The Downside of Domino’s

Posted on August 2, 2018

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Morning Buzz by Andy Kuhn

What I’m listening to –  Happy Hour by Weezer

What I’m watching – I have been re-watching Entourage, not sure why? I miss LA probably

What I’m reading – Medium Raw by Anthony Bourdain

TL:DR – The free rider problem is real, and may be worse in recessed communities. The quick fix offered by companies like Domino’s only removes citizens further from the fact that these problems are ours and they aren’t going away.

Everyone’s feel good story about Domino’s Pizza helping fill pot holes immediately made my heart sink, and it is in this pit of despair from which I write.

In my part of America, the attitude of “someone else will pay for it” or “in the 70’s those things were fully funded by the government, why should we pay for it now” is more or less the norm.

This kind of apathy and delusion is dangerous, and is more than likely the attitude that will leave much of rural America sitting broke on its failing infrastructure wondering how their communities collapsed. Every time I see that Domino’s commercial now, I cringe because I know that some poor soul on a mountain road (that Domino’s doesn’t even deliver to) is wondering why the pizza giant won’t come and do the same for them.

Myself and a few others who are aware of shifting attitudes in the Appalachian Regional Commission (ARC), Economic Development Administration (EDA), and Environmental Protection Agency (EPA) know full well the language coming out of Washington is more or less a shot across the bow. The change from “grant” to “match” in the application for assistance in water, sewer, fiber, transportation, site readiness services was not lost on many of us who are in the trenches trying desperately to help communities save and plan for a future.

Sadly, our voices in the proverbial desert are drowned out by the pipe dream that somehow Domino’s Pizza is going to come and patch up the thousands of potholes in our city streets. If not Domino’s maybe Pizza Hut or Papa Johns?

Surely there’s a pizza company out there that can bail us out of this mess.

Don’t get me wrong, I am proud of the communities who got so creative with public private partnerships and found ways to get necessary infrastructure assistance.

If someone came offering a similar deal, I am 45% sure our city council would jump at the chance.  The bottom line is, in many of our nation’s communities we have been waiting and waiting and waiting for someone else to come and do what is necessary and the cruel reality is, no one is coming.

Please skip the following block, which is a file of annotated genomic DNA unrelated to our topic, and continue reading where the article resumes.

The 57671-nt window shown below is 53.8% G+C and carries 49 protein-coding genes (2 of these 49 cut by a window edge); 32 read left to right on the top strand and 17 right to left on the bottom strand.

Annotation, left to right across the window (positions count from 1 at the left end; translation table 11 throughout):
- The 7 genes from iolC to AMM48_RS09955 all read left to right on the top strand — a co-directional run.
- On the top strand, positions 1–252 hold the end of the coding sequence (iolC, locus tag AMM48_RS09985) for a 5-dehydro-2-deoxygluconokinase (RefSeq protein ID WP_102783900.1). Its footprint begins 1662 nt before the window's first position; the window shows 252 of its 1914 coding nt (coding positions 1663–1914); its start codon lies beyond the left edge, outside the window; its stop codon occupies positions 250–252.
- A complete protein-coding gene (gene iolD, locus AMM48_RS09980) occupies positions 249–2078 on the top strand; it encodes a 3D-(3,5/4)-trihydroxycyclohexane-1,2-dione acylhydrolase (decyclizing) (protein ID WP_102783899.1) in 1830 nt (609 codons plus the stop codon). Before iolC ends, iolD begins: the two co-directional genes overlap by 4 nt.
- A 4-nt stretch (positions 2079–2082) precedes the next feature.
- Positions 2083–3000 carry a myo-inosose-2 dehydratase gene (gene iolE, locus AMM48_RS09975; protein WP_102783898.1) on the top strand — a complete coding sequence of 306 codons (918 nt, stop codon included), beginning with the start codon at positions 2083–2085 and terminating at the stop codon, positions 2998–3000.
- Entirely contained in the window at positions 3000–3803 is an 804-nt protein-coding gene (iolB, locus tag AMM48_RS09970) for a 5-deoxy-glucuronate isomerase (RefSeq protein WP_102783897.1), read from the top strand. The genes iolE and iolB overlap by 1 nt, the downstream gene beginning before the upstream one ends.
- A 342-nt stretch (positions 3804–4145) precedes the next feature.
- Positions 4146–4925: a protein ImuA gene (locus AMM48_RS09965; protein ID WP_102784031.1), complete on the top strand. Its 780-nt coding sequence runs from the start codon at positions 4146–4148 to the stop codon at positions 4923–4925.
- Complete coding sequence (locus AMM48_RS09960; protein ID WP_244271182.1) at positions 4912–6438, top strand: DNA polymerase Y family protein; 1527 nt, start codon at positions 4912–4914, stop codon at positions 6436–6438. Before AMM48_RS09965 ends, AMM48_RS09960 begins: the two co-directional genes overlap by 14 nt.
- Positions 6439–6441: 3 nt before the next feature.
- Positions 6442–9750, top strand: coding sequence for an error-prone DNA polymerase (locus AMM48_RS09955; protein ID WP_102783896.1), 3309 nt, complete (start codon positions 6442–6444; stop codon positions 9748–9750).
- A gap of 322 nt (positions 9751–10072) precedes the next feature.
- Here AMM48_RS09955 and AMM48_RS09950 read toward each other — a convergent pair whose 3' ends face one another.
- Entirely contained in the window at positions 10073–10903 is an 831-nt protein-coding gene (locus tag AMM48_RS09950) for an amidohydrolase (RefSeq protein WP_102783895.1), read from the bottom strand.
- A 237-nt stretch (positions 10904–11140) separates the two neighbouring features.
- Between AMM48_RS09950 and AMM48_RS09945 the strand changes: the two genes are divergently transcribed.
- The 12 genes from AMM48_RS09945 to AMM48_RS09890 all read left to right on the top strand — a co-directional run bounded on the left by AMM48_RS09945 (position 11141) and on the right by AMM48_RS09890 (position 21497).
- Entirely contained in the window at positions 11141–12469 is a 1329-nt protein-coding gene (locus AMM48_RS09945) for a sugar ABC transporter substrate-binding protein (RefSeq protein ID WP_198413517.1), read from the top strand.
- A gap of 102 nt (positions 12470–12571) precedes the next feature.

In community after community I sit and watch as 90% funding allocations from FEMA cannot be exercised because coming up with the remaining 10% from townships, counties, and municipalities is to difficult to attain.

The costs associated with simple improvements or mandatory upgrades swallow up any margin that may have existed (it didn’t) and local officials are left to finding creative ways to help pay for new street sweepers, city fire trucks, or chip and seal on county roads.

The likelihood of getting a tax increase approved is so low, most legislators dare not speak the words our of fear of reprisal, and when you couple that with diminished tax burdens from aging populations, increased public assistance needs due to the non-working class, and flight of the vast majority of your younger workforce, we have helped turn once proud cities and towns into a collection of beggar states.

Now admittedly, I wrote this after a long difficult day when my patience is worn thin and I feel like its been a lost cause. That can explain the lack of positivism. Sadly, the same article could be written on the best day at work.

The reality doesn’t escape me on the best and worst days. So while other articles with my name attached as author mention keeping it positive in your organization, know that those are the coach speak to the beleaguered soul that sits and watches as communities with great resources and good people sputter on the edge of insolvency and obsolescence because they foolishly believe Domino’s Pizza will come and fix the pothole at the end of the street.

For a more nuanced and detailed analysis, check out Noah Smith’s article in Bloomberg on the same topic.

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